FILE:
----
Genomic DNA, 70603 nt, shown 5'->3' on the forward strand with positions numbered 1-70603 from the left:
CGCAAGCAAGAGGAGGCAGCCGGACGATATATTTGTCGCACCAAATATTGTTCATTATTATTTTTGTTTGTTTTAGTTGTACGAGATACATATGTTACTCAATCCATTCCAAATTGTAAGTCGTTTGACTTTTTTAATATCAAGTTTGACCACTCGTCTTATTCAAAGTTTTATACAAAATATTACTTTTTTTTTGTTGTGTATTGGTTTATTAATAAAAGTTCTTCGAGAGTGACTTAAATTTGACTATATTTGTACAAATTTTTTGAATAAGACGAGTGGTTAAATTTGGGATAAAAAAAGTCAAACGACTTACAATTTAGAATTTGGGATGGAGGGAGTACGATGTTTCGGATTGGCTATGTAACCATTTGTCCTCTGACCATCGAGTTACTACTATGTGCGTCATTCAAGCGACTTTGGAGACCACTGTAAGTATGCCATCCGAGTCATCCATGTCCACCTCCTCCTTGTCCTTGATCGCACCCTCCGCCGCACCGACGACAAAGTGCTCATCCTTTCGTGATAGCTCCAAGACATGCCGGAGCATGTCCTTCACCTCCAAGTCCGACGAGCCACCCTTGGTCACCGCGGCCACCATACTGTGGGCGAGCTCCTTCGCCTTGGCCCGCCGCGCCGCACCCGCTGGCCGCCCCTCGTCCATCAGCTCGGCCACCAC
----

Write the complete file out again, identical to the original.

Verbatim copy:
Genomic DNA, 70603 nt, shown 5'->3' on the forward strand with positions numbered 1-70603 from the left:
CGCAAGCAAGAGGAGGCAGCCGGACGATATATTTGTCGCACCAAATATTGTTCATTATTATTTTTGTTTGTTTTAGTTGTACGAGATACATATGTTACTCAATCCATTCCAAATTGTAAGTCGTTTGACTTTTTTAATATCAAGTTTGACCACTCGTCTTATTCAAAGTTTTATACAAAATATTACTTTTTTTTTGTTGTGTATTGGTTTATTAATAAAAGTTCTTCGAGAGTGACTTAAATTTGACTATATTTGTACAAATTTTTTGAATAAGACGAGTGGTTAAATTTGGGATAAAAAAAGTCAAACGACTTACAATTTAGAATTTGGGATGGAGGGAGTACGATGTTTCGGATTGGCTATGTAACCATTTGTCCTCTGACCATCGAGTTACTACTATGTGCGTCATTCAAGCGACTTTGGAGACCACTGTAAGTATGCCATCCGAGTCATCCATGTCCACCTCCTCCTTGTCCTTGATCGCACCCTCCGCCGCACCGACGACAAAGTGCTCATCCTTTCGTGATAGCTCCAAGACATGCCGGAGCATGTCCTTCACCTCCAAGTCCGACGAGCCACCCTTGGTCACCGCGGCCACCATACTGTGGGCGAGCTCCTTCGCCTTGGCCCGCCGCGCCGCACCCGCTGGCCGCCCCTCGTCCATCAGCTCGGCCACCAC